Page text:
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Greek Architecture - Tombs

( Originally Published 1921 )



The Harpy Tomb, Xanthos (B.C. 550) has boldly sculptured archaic reliefs of harpies or birds with the heads of women. It is one of the important tombs found in Asia Minor, and is in the British Museum.

The Nereid Monument, Xanthos (B.C. 370), is generally considered to have been a trophy monument, and the model in the British Museum has been designed from important fragments discovered by Sir Charles Fellows. This little building consists of a central chamber surrounded by an Ionic colonnade on a stylobate. Sculptured figures of nereids or marine nymphs, with their attributes, originally stood between the columns, and these, with the sculptured friezes, acroteria, and pediments, are excellent specimens of the art of the period in Asia Minor.

The Mausoleum, Halicarnassos (B.C. 353) (p. 113), the most famous of all tombs, and one of the seven wonders of the world, was erected to King Mausolos by his widow Artemisia, and consisted of a square podium, sup-porting a tomb chamber surrounded by Ionic columns and surmounted by a pyramidal roof, with a marble quadriga and group of statuary at its apex (p. 113 C, L). Restorations have been made of this famous monument, based upon the description of Pliny, and several of these are given (p. 113 EK). From this tomb is derived the title " Mausoleum," applied to monumental tombs. The architects were Satyros and Pythios, and Scopas was the master sculptor. Portions of the frieze, the statues of Mausolos and Artemisia, with the horses, quadriga, and other fragments, are grouped together in the British Museum.

The Lion Tomb, Cnidos (p. 114 AF) consisted of a square podium and Doric colonnade of engaged columns surmounted by a stepped roof crowned with a lion (from which the tomb takes its name) which is in the British Museum. The interior was circular and roofed with a dome in projecting horizontal courses (p. 114 B).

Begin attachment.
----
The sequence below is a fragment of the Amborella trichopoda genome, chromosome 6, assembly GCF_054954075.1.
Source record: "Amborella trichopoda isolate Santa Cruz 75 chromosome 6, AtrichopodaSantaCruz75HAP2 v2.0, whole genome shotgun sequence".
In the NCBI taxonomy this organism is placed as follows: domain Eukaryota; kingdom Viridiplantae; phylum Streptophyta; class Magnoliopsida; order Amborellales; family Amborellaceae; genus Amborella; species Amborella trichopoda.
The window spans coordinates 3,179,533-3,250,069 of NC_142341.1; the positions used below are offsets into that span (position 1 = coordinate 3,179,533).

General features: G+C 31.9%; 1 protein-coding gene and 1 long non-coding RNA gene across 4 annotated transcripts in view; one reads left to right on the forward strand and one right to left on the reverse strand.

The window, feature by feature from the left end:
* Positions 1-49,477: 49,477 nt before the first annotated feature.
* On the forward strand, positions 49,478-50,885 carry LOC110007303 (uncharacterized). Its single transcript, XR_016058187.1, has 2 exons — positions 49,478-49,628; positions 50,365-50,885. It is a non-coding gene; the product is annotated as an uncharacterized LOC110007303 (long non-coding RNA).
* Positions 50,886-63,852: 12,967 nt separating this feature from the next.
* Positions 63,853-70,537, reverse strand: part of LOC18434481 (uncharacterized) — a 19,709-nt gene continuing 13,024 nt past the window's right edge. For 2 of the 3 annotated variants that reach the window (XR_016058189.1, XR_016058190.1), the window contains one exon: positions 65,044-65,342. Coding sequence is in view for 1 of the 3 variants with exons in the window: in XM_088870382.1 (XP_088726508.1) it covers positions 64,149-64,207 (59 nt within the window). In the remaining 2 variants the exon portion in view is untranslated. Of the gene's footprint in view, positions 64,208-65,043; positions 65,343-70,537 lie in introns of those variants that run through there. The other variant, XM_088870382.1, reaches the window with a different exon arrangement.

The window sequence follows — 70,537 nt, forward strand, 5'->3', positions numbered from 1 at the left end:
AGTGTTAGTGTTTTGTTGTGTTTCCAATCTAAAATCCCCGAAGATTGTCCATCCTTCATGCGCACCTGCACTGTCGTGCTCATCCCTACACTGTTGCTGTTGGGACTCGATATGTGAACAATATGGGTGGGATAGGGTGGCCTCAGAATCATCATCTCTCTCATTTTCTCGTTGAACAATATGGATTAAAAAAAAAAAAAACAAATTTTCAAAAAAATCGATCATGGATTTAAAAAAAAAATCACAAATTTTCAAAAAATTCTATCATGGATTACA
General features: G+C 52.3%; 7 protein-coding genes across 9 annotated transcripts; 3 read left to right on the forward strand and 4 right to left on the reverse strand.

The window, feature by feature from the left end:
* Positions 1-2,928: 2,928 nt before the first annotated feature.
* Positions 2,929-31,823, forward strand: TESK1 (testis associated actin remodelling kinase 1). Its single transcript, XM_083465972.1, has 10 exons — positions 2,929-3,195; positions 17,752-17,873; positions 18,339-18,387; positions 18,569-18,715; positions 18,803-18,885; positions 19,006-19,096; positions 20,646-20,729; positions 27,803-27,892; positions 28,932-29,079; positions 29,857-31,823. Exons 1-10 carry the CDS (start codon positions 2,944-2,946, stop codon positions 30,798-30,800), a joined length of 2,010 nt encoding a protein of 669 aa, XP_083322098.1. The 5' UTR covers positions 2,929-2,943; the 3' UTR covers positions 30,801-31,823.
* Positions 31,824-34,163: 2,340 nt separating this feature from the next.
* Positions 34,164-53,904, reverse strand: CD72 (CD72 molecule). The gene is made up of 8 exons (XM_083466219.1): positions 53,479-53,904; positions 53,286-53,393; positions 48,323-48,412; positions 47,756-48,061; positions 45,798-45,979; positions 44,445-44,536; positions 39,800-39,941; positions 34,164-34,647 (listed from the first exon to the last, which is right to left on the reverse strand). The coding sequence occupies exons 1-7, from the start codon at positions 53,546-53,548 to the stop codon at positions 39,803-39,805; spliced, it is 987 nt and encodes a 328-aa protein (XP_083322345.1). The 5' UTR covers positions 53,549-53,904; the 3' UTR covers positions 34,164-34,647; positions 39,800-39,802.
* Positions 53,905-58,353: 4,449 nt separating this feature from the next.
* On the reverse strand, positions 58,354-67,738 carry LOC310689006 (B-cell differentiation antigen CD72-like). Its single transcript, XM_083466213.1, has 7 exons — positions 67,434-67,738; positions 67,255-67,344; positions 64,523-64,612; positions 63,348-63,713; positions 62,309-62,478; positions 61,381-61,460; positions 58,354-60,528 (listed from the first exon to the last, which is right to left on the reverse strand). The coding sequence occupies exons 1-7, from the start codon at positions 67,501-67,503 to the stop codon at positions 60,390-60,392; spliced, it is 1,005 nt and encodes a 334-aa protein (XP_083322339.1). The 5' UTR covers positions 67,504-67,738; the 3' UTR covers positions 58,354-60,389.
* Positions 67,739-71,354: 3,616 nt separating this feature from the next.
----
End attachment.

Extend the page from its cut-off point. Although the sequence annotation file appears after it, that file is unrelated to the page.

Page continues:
The Sarcophagus, Cnidos(p. 114J)is an interesting and beautiful example, taken from a tomb chamber, of the ornamental treatment given to a stone coffin hewn out of one block of marble and with sculptures of a late period.

The Tomb of the Weepers, Sidon (B.C. 350) (p. 114 x), now in the Museum at Constantinople, is a sarcophagus in the form of a miniature Ionic temple, with sculptured figures of mourners between the columns.

The Alexander Sarcophagus (B.C. 350) (p. 114 G, H), also found near Sidon, and now in the Constantinople Museum, is the most beautiful and best preserved of all. It is so called because marble sculptures on its sides represent battles and hunting scenes of Alexander, and some of the original colour still remains on the sculpture.

There are also important rock-cut tombs in North Africa and in Asia Minor (p. 94 E), and reference has already been made to the Lycian Tombs (p. 52), of which the two brought to London by Sir Charles Fellows in A.D. 842 are in the British Museum.

The Stele (p. 123 G) consisted of a slab of stone placed upright in the ground, like a modern headstone, carved in bas-relief, and generally terminated with an anthemion ornament ; many of these can be seen in the British Museum (pp. 124 D, 125 D).



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